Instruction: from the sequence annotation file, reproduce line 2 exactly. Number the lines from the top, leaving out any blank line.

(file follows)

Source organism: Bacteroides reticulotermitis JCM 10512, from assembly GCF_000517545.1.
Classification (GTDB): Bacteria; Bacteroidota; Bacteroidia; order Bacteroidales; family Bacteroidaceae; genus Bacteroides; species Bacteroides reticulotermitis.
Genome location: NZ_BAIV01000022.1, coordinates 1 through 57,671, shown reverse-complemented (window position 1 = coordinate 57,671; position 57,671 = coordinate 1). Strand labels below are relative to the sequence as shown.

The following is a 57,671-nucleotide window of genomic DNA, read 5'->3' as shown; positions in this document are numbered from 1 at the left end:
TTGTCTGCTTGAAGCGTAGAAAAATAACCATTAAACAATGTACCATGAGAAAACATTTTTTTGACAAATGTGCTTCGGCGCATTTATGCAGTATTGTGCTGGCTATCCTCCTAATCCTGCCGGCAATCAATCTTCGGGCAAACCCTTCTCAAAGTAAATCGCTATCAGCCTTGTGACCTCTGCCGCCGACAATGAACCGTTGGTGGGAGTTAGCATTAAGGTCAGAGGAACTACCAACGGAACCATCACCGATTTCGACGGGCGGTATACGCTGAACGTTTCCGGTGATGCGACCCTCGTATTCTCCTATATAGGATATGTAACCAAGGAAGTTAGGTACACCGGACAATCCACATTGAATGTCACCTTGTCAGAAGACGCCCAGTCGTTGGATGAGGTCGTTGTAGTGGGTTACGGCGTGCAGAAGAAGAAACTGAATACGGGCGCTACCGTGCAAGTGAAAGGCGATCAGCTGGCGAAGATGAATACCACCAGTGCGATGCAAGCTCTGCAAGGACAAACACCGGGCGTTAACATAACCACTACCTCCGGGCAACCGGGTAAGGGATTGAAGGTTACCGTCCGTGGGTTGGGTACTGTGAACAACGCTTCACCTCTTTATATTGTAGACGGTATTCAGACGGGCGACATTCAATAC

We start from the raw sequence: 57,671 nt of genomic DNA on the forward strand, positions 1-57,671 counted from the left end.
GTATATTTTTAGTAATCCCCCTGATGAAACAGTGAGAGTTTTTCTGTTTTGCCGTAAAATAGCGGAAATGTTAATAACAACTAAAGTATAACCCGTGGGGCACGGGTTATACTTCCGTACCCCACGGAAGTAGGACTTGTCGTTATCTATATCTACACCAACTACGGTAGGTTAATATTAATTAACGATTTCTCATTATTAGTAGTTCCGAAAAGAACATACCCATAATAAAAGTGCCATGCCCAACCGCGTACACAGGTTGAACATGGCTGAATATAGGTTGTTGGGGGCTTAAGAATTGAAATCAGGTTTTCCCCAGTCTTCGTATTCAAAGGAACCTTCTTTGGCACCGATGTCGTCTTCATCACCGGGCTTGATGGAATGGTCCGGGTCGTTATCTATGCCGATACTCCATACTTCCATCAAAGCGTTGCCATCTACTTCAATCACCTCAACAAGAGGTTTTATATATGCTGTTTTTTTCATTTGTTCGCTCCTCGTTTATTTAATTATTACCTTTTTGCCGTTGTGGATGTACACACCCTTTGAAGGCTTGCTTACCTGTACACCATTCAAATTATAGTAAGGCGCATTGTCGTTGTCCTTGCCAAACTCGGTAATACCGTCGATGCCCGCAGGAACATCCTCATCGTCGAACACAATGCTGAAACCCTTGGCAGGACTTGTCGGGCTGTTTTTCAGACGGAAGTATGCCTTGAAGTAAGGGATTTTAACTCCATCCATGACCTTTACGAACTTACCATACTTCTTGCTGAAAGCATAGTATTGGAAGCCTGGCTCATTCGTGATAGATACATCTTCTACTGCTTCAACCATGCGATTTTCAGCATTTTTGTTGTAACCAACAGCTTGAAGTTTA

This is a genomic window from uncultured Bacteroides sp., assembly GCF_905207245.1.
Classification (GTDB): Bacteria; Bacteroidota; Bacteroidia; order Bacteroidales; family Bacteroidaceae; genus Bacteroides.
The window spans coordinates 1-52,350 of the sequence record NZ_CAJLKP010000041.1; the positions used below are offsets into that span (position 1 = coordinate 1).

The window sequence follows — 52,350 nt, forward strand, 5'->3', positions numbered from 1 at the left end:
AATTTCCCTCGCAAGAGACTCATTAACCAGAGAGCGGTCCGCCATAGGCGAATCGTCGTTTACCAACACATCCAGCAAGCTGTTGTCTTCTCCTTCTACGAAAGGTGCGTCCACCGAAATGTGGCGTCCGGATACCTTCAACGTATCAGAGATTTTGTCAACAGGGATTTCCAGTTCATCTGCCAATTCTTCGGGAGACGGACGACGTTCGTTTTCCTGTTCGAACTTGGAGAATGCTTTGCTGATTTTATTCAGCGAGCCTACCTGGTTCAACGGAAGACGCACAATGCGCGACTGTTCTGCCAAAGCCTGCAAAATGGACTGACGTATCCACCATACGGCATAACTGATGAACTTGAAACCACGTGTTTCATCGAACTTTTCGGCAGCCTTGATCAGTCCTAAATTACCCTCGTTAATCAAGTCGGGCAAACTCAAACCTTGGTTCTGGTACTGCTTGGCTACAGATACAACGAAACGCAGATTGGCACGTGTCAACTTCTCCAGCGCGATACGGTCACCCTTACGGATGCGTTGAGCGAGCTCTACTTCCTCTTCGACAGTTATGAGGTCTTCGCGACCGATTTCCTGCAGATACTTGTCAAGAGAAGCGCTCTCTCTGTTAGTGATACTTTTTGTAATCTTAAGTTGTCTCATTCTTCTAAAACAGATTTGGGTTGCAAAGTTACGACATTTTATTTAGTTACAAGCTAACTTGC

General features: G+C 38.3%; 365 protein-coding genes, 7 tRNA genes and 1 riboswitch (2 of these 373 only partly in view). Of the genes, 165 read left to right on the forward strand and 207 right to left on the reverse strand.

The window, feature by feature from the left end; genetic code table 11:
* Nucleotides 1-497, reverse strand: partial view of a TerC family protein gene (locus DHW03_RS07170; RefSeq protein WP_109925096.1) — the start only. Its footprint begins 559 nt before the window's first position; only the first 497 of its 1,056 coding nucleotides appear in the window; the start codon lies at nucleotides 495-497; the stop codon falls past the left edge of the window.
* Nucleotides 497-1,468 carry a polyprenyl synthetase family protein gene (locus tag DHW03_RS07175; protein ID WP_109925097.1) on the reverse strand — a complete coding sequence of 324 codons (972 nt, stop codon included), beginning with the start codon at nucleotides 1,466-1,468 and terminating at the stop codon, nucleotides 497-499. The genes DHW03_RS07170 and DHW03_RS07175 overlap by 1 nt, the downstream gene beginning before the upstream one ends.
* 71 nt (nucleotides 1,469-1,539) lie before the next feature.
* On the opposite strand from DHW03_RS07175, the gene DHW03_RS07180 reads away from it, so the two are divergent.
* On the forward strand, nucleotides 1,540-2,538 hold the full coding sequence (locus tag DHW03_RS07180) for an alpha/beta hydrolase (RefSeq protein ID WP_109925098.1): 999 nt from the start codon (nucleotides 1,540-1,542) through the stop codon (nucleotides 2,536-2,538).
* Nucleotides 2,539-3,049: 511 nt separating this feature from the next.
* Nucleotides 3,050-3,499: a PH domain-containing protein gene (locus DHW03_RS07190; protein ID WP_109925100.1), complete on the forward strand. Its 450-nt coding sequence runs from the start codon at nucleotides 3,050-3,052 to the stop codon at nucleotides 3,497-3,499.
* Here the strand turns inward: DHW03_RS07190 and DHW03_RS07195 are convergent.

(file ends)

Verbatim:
Classification (GTDB): Bacteria; Bacteroidota; Bacteroidia; order Bacteroidales; family Bacteroidaceae; genus Bacteroides; species Bacteroides reticulotermitis.